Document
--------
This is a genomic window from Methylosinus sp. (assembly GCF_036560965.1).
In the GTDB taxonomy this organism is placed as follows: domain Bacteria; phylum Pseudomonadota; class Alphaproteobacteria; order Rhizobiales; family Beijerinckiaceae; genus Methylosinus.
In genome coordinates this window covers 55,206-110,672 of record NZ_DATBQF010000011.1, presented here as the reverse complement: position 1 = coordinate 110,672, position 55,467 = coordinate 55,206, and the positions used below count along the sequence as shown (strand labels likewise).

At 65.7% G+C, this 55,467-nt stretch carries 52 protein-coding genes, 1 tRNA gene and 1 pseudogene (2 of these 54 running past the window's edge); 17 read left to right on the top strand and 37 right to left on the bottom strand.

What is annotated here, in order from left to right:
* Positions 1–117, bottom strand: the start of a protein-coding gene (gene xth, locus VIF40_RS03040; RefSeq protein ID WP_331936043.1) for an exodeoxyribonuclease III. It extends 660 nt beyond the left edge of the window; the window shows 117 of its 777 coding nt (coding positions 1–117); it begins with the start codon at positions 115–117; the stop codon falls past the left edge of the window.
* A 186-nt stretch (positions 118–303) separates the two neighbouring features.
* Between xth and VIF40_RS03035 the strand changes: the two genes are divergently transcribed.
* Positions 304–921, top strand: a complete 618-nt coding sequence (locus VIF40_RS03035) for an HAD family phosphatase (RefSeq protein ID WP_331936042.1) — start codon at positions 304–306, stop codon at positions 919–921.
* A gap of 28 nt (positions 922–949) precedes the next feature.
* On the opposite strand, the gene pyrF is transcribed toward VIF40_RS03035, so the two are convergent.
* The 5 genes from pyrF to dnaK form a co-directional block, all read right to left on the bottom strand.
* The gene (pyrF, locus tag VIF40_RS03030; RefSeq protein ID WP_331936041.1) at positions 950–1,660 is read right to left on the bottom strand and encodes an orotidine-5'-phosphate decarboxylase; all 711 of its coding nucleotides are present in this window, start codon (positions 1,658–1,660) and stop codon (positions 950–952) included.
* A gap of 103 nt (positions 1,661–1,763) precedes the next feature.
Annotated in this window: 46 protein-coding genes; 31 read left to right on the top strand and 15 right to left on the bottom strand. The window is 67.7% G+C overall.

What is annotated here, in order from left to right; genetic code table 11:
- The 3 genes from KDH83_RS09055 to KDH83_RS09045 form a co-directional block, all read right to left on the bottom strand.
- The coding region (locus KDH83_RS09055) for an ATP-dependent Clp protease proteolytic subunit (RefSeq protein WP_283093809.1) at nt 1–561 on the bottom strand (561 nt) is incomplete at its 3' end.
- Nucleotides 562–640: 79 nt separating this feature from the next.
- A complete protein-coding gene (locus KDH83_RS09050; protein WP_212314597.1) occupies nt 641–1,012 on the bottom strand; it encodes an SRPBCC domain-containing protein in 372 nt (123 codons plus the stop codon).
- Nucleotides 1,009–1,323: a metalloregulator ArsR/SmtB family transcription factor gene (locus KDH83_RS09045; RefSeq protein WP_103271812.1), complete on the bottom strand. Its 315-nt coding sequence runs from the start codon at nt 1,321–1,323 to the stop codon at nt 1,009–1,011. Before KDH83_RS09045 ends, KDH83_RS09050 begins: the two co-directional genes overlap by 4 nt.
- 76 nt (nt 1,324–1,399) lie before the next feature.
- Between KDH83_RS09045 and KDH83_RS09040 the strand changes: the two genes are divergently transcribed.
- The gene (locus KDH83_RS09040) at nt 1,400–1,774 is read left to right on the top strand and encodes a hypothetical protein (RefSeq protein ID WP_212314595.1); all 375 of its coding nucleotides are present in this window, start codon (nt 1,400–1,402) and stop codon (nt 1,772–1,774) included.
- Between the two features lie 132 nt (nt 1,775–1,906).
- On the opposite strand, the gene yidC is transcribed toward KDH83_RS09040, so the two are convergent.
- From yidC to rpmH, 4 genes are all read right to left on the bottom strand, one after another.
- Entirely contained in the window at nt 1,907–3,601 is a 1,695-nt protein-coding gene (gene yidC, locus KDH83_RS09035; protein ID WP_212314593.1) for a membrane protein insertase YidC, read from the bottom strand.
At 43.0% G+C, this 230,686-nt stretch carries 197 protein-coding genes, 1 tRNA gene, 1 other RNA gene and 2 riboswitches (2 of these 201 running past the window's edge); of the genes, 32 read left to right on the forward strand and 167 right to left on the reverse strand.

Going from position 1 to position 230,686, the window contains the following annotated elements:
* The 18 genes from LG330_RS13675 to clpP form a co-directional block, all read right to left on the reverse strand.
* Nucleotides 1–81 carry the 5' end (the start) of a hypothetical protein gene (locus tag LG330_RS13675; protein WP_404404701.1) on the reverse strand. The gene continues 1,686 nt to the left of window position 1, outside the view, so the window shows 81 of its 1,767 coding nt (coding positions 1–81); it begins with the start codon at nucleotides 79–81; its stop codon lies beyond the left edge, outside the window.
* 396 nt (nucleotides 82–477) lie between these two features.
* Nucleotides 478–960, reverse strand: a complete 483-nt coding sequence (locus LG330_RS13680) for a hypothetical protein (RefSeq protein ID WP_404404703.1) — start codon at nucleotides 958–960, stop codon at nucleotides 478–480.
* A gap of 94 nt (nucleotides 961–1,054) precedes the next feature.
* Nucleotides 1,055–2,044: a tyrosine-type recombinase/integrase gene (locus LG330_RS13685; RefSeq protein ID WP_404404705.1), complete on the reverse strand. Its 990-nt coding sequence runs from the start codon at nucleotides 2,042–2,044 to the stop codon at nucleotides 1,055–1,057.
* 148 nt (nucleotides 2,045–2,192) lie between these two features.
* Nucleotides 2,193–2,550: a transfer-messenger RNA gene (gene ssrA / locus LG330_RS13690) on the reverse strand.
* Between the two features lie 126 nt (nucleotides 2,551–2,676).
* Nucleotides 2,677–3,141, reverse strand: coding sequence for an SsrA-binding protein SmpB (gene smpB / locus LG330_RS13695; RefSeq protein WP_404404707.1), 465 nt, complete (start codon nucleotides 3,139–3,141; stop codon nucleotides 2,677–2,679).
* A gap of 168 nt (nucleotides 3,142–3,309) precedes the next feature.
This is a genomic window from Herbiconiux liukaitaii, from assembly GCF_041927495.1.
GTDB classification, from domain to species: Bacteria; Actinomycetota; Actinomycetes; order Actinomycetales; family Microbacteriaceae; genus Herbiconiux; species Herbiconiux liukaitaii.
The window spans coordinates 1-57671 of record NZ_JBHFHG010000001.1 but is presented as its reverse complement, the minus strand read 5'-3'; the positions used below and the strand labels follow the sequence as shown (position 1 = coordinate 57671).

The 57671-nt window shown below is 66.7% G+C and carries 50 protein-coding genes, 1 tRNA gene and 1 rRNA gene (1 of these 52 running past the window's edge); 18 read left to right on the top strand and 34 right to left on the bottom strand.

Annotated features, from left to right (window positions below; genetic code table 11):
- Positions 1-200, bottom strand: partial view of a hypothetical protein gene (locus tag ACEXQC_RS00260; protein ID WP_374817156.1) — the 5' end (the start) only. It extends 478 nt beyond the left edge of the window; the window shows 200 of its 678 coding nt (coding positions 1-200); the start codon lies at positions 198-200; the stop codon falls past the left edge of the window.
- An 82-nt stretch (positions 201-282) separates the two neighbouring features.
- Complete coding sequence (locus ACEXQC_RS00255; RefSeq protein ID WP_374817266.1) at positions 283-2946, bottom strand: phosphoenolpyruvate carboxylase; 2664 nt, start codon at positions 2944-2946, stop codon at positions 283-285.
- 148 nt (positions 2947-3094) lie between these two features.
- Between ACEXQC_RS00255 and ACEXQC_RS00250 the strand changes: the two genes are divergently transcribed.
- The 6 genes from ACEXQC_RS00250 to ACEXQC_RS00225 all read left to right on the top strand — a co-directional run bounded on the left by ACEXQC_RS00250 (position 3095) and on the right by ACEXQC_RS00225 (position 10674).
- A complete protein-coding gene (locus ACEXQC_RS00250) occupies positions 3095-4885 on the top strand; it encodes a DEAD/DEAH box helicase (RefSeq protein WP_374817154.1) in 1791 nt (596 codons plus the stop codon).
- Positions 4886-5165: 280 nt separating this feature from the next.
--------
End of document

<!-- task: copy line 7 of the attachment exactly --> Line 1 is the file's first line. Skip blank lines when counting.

* A 186-nt stretch (positions 118–303) separates the two neighbouring features.